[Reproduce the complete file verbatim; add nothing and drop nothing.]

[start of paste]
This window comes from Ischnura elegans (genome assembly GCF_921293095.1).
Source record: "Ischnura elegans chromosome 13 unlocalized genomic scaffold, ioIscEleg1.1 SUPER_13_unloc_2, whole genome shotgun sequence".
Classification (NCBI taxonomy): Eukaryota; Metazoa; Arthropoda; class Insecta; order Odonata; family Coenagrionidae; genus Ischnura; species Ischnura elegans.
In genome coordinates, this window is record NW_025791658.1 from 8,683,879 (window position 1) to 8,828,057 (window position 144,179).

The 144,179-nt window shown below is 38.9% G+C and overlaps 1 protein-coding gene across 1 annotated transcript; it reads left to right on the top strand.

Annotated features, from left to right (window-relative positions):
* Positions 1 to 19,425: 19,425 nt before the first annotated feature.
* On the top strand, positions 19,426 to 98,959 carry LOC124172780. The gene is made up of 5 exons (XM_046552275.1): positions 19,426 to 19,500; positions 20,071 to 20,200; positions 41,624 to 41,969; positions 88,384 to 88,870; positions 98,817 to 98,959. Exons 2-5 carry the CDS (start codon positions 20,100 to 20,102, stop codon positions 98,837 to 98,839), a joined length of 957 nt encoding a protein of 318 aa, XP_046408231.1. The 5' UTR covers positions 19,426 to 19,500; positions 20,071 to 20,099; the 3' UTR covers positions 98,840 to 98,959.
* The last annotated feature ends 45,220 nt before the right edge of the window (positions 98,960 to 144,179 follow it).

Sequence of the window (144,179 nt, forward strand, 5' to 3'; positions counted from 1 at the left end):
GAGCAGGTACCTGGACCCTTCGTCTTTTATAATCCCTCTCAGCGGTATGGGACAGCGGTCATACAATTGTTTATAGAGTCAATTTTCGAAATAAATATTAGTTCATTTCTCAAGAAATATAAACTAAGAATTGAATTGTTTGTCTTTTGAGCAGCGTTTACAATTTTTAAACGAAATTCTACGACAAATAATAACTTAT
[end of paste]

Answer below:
This window comes from Ischnura elegans (genome assembly GCF_921293095.1).
Source record: "Ischnura elegans chromosome 13 unlocalized genomic scaffold, ioIscEleg1.1 SUPER_13_unloc_2, whole genome shotgun sequence".
Classification (NCBI taxonomy): Eukaryota; Metazoa; Arthropoda; class Insecta; order Odonata; family Coenagrionidae; genus Ischnura; species Ischnura elegans.
In genome coordinates, this window is record NW_025791658.1 from 8,683,879 (window position 1) to 8,828,057 (window position 144,179).

The 144,179-nt window shown below is 38.9% G+C and overlaps 1 protein-coding gene across 1 annotated transcript; it reads left to right on the top strand.

Annotated features, from left to right (window-relative positions):
* Positions 1 to 19,425: 19,425 nt before the first annotated feature.
* On the top strand, positions 19,426 to 98,959 carry LOC124172780. The gene is made up of 5 exons (XM_046552275.1): positions 19,426 to 19,500; positions 20,071 to 20,200; positions 41,624 to 41,969; positions 88,384 to 88,870; positions 98,817 to 98,959. Exons 2-5 carry the CDS (start codon positions 20,100 to 20,102, stop codon positions 98,837 to 98,839), a joined length of 957 nt encoding a protein of 318 aa, XP_046408231.1. The 5' UTR covers positions 19,426 to 19,500; positions 20,071 to 20,099; the 3' UTR covers positions 98,840 to 98,959.
* The last annotated feature ends 45,220 nt before the right edge of the window (positions 98,960 to 144,179 follow it).

Sequence of the window (144,179 nt, forward strand, 5' to 3'; positions counted from 1 at the left end):
GAGCAGGTACCTGGACCCTTCGTCTTTTATAATCCCTCTCAGCGGTATGGGACAGCGGTCATACAATTGTTTATAGAGTCAATTTTCGAAATAAATATTAGTTCATTTCTCAAGAAATATAAACTAAGAATTGAATTGTTTGTCTTTTGAGCAGCGTTTACAATTTTTAAACGAAATTCTACGACAAATAATAACTTAT